I was a Campfire girl. We didn’t sell cookies. We sold almond roca and mints. And it wasn’t a very big deal. We walked the neighborhood, called grandma and sold at the local grocery store.
To be fair, I don’t think Girl Scout cookies were a great big thing in the 80s either.
Teresa is a Gold Award Scout. That’s the Girl Scout equivalent of an Eagle Scout. Over the last 15 years, I have bought my fair share of cookies from her. Cookies were always a big thing for her, but I just assumed she was good at selling them, and probably the exception, not the rule.
The last month—our first foray into Girl Scout cookie selling—has disabused me of that notion.
Every single movie parody, stand up routine and Saturday Night Live send up of the Girl Scouts is deserved. Maybe not where the girls are concerned, but I promise you that the adult Girl Scout world is a virtual Jonestown and you better drink the koolaide.
From the Family Guide to Cookies 2014 published by the Girl Scouts:
Why a cookie program?
Did you know that participating in a Cookie Program helps build self-esteem? Learning that you can set a goal, budget for your needs, create a marketing plan and then go and make it happen teaches our girls to believe in themselves better than any “self-help” training.
Doesn’t that sound like a creepy recruiting pitch for selling timeshares in the Caribbean?
When you couple this with the understanding that only $.70 of each $4 box goes back to the troop or scout and that our leaders were required to commit to a certain number of cases before ordering started, that little blurb is pretty impressive spin for what is a massive fundraising campaign for the organization. GSA gets $2.08 per box.
Also in the Family Guide to Cookies:
If you can’t see it, these are the guidelines on Whistleblowing and Divorces. Third party whistleblowing is not acceptable, along with anonymous whistleblowing. If you are going to call out your five year old neighbor for doing a walk-about after the walk-about sale window has closed, you better be ready to give your full name.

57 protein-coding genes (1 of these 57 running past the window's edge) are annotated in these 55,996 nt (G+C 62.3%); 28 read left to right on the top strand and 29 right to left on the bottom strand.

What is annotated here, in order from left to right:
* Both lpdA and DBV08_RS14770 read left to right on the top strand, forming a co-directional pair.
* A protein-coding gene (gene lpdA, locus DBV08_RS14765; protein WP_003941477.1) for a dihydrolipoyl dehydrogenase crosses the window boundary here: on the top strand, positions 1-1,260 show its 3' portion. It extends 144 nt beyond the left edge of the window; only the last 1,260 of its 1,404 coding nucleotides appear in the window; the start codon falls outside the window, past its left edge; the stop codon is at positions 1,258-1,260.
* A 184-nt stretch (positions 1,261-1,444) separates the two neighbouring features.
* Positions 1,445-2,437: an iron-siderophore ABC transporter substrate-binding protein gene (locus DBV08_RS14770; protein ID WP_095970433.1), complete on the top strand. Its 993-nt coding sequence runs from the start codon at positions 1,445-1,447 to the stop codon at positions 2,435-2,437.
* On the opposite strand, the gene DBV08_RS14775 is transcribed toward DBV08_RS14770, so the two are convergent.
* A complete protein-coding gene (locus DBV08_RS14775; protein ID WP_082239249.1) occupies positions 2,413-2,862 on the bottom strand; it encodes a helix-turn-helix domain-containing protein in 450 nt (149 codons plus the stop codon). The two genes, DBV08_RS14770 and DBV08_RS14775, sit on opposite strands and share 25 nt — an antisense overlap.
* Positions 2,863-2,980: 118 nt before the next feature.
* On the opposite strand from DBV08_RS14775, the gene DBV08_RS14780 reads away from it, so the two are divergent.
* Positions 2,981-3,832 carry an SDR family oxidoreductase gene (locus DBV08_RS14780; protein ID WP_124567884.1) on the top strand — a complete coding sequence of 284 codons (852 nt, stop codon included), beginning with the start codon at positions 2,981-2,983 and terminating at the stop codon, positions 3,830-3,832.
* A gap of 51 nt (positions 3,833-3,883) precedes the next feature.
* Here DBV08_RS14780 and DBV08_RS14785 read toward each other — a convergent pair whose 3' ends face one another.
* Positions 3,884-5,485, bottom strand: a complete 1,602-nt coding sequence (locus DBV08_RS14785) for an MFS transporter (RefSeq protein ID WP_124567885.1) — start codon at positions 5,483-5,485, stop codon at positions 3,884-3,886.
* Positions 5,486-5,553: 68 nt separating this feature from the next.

My favorite part of this little publication:
I’ve tried for three weeks, but cannot begin to imagine a situation where a border treaty seemed like the only, best, last solution.
I’m running a huge risk by writing this. It says very clearly in the Adult Code of Conduct—which both Shea and I had to sign—that willful creation of discord is a violation. Uh-oh.
Because I haven’t even said what I really want to say.
How on earth can an organization which claims to want the best for their scouts, including physical health, sell these things, which are pure crap??? Tons of calories, sugar, palm oil and unpronounceable ingredients.
The Thin Mints and Peanut Butter Patties are vegan. How can that be when they are covered in chocolate, I wondered. Turns out, chocolate comes from a bean. That’s vegan. The higher the percentage of chocolate, the more pure it is.
And yet my ingredients list clearly states that the Thin Mints and Patties contain less than 2% of cocoa. Animal by-products are not vegan, but chemicals are? Talk about the letter and not the spirit of the law.*
And how about the math of it all?
If a young lady sells 1250 boxes of cookies, she qualifies for a Google Chromebook. She’s earned her troop $875. She’s earned GSA $2575. She’s earned herself $400 in Cookie Dough that she can apply towards Girl Scout trips and costs. The troop and GSA take-away from this child’s efforts is $3050.
A Google Chromebook retails for $199.
Maybe these details are the man behind the curtain when we’re talking about building self-esteem “better than any self-help training”.
Two weeks ago, I got called in to help pick up our cookies because I have a Tahoe. I drove to our local semi-pro baseball stadium where I was directed by a woman wearing a tutu to park in the holding lot. I joined two of our troop leaders in their big cars. At our appointed time, we lined up our cars to drive through the parking lot. At this point I was kind of out of words because we were following behind a U-Haul that someone rented to pick up their cookies. Across the parking lot, I could see toy haulers and horse trailers. I was told not to get out of my car at any time for any reason once I entered the cookie line, where soccer moms and dads wearing tutus were loading boxes of cookies and grooving to Taylor Swift.
When our leader hit the front of the line, the lady with the clipboard laughed. Threw her head back and laughed.
“You’re only getting 67 cases? You don’t need all these cars! You only need one. We can get 230 cases into the back of a mini-van!”
Our troop leader, who I love and who I know will never drink the Koolaide, waved me off with a roll of the eyes and a smile. I knew what she was thinking: Now we’re that troop.
*I’m not saying that I didn’t eat a whole box of Thin Mints all by myself. I’m just saying it was bad for me.